"You tell me - you've been staring at nothing else all evening."

"I'm quite, quite at a loss for descriptive words. And I must say, I've never heard a girl complain about boys always just looking her in the eyes before!"

"I'm wondering about that - if you can't even tell what colour they are. You're going to have to do better."

"Okay, I'll try - they're sortof blue, but they keep changing. I can't quite seem to pin them down. Sometimes they're almost green, sometimes grey with specks of brown or hazel. Sometimes they're almost exactly like no other I've ever seen before. Now, how can eyes like that not entrance a boy?"

"Perhaps it's the way I kiss that breaks the spell."

"I guess I'll have to reserve judgment on that one - I'm something of an empiricist."

"Meaning?"

"Meaning I only trust my own senses as source of knowledge."

"And no doubt you'd like to do some research be fore you comment?"

"What can I say? I was born with an enquiring mind - that's just the way I am!"

"Well put this in your pipette and smoke it."

"Mmh."

"Mm-mh?"

"Mmmmmmh."

"And what is your learned opinion now?"

"Well, I don't like to say, really. Not before I've had a second opinion."

"Ah! So you'd like me to kiss someone else would you?"

"Oh no. I've told you - I only trust my own experience. But the lab is ready and waiting for you now, if you'd only. oh! Mmmmh."

"Mmmh."

"Mm. just a little more. mmh. Alright, that concludes the test, and the results are pretty conclusive!"

"And what's the verdict, doctor?"

"There's good news, and there's bad news."

"I'm not scared."

"Well, you're not going to like this, but."

"Yes?"

"Now, don't get angry - but to put it plainly: they were. right."

"What? You didn't like it?"

"Not quite the way I'd put it, but."

"But you think I'm a bad kisser? Is that it?"

"Simply awful, dear."

"Oh really? Well, if that's the way you feel."

"BUT."

"But what? There is no 'but' here!"

"I'll just let that pass, shall I?"

"You'd better! You're in enough hot water as it is!"

"For what? I gave you an objective, scientifically-validated assessment, as honestly as I could. What can you fault there?"

"Hmph. You know, this was actually going quite well for a while!"

"Aha! But you haven't heard the good news yet!"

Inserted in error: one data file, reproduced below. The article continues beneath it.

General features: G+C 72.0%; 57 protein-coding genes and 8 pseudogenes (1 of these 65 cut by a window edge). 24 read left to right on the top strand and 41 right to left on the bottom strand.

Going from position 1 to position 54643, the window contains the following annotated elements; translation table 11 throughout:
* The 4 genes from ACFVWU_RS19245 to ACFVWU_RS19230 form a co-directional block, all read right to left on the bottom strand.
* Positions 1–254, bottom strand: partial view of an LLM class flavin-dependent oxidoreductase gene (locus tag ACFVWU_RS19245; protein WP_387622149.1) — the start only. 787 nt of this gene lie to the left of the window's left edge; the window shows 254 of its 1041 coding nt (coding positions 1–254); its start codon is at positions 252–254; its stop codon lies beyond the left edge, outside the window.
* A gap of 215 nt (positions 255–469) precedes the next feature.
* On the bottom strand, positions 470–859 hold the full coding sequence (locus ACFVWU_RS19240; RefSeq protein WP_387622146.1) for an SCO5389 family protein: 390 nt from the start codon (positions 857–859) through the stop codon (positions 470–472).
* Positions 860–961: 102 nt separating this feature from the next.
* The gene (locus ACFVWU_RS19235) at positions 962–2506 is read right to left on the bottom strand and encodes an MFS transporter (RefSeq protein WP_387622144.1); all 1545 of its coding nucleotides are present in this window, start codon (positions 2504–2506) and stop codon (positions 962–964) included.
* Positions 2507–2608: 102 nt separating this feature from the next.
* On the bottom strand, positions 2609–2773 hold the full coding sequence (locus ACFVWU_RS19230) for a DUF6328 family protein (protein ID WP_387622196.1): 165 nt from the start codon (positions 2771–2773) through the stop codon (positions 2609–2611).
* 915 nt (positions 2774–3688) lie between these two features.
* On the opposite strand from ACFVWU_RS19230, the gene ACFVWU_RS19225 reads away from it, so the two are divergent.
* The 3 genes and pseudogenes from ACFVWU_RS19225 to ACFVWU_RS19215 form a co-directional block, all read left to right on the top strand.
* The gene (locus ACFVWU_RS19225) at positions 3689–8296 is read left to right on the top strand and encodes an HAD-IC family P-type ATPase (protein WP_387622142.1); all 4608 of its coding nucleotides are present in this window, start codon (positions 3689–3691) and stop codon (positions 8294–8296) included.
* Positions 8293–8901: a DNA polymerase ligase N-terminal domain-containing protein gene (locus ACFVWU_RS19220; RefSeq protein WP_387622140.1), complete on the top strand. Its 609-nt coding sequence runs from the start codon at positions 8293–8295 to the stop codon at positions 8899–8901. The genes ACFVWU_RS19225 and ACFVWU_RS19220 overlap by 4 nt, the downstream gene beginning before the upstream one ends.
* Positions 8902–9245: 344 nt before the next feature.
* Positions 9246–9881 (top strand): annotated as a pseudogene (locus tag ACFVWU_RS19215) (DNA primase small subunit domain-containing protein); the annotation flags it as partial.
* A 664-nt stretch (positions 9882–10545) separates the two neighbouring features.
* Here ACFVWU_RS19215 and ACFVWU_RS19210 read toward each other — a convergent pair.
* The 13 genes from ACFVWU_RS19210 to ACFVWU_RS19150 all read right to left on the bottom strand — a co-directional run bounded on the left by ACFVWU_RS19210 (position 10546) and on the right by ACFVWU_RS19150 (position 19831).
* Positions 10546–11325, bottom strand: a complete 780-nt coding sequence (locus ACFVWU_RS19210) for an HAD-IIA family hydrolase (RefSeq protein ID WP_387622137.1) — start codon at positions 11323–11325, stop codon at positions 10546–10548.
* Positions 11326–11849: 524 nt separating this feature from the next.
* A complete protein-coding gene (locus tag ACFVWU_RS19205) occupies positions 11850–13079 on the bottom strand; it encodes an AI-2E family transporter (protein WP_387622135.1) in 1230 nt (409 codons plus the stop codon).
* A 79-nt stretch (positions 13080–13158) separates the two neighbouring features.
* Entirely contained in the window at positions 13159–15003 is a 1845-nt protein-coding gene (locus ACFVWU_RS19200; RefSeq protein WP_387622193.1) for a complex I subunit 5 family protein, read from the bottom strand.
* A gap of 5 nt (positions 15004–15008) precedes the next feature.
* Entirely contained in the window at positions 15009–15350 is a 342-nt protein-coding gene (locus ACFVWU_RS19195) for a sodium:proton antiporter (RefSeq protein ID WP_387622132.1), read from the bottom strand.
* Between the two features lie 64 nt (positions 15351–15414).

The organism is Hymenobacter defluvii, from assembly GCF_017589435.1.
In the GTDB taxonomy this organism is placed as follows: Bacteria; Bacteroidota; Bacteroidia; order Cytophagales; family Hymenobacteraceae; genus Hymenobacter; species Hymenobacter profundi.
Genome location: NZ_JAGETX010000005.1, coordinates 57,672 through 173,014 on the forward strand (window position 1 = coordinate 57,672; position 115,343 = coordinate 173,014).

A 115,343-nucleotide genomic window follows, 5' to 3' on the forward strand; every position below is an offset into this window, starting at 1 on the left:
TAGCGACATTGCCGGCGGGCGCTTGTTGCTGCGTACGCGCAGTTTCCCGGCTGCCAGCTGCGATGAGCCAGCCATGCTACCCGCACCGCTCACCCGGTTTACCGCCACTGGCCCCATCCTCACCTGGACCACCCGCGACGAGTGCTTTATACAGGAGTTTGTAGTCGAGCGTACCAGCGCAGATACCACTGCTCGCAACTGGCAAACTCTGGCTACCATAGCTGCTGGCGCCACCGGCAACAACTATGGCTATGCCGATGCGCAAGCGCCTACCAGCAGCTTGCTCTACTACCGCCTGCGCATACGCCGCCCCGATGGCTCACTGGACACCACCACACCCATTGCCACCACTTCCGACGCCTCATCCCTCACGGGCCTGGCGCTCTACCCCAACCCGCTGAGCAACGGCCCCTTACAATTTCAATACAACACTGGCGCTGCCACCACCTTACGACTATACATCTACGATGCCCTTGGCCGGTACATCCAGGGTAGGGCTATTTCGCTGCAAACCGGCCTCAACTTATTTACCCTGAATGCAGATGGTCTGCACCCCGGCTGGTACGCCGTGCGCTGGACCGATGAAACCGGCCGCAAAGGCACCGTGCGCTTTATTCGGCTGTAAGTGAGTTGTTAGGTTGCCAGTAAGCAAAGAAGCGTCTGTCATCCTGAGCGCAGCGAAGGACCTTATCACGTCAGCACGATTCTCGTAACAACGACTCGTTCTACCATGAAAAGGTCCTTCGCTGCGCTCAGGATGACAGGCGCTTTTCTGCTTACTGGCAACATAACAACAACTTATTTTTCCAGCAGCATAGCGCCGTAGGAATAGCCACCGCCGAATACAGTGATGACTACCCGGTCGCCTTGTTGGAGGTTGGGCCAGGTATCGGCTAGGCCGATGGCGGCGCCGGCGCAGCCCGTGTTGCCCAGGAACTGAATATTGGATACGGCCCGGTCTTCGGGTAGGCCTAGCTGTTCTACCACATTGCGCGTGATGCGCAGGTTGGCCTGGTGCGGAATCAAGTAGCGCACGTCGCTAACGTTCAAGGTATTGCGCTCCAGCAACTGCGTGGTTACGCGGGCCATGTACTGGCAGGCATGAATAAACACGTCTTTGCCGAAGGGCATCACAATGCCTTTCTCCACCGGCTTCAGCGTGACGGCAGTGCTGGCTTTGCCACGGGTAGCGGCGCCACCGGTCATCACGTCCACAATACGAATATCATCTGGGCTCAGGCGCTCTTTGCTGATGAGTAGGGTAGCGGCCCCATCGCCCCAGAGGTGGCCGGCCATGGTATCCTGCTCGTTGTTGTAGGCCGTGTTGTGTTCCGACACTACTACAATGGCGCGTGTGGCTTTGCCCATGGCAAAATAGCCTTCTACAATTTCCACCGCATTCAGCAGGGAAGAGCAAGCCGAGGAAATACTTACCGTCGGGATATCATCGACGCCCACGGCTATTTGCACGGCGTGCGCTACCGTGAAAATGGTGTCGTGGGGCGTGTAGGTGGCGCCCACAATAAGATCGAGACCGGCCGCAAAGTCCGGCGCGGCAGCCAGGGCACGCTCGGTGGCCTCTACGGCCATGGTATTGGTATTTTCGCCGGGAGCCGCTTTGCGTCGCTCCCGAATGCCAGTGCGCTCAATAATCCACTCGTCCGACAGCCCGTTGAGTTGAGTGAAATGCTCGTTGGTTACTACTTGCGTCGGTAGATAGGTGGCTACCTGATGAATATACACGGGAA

"As if I could be bothered - except that it would be amusing to see you try and rescue this one now. Good luck!"

"Not at all. I'm doing this purely in the scientific interest, with a side-order of looking out for your interests."

"You know, the idea of slavering hordes bent on murderous intent is gaining in attraction by the second!"

"Just hear me out."

'Alright - but make sure they're words to be remembered by. Appropriate for funerals and the consolation of teary-eyed parents asking God where there boy went wrong."

"Nothing of the kind. In fact."

"Oh come on, fun as it is watching you squirm, be a man and just spit, so you can get on with preparing for the axe."

"Alright, since you put it thusly. The fact - your technique may be far from miraculous, but I'd be lying if I said that there wasn't just a smidgen of talent hidden somewhere in there."

"A smidgen of talent? And that's your grand save! Now I'm seriously starting to wonder why I'm still sitting. You're not even amusingly embarrassing anymore."

"Because deep down you know I'm right, and you're hoping I can help you!"

"You help me? You're the one that will be in need of help by the time that I am through with you. In fact, I know psychiatrists who'd approach orgasm just sniffing you!"

"I seeeeee. Well, that is a disturbing picture, even if I'm not quite sure of the relevance? And did you say 'psychiatrists'? -trists?"

"It was just something to say, idiot! So, just for a bitter little laugh, how would a worm like you help me?"

"See, you are interested! Will I never be wrong?"

"I'm still waiting here. but that could change."

"Well, since you're so desperate then, here we go."

"I'm not."

"Hush. do you want to hear or not?"

"You have exactly ten seconds, then I'm out of here! I'm warning you."

"I thought you'd never say that. Okay then, here's how it is - I'm afraid there's only one thing to be done about your advanced kissing-malady: PRACTICE! And after all that you've said about me, I'm still gracious enough to sacrifice my pleasure on the altar of your development. So, who's the better person here, you tell me?"

"Huh! We'll see about that!"

"Oh we will, will we? . Is that a yes then?"

"There's just one more thing - you've done all the talking here, but what exactly makes you think you of all people could have anything to teach me?"

"Okay, I know - you don't have to say it. But I'm proposing here that we learn together - put our heads together, as it were. So how about it?"

"And?"

"Please?"

"Oh, come here you!"

And the rest is silence (well almost.)

Hugo Johan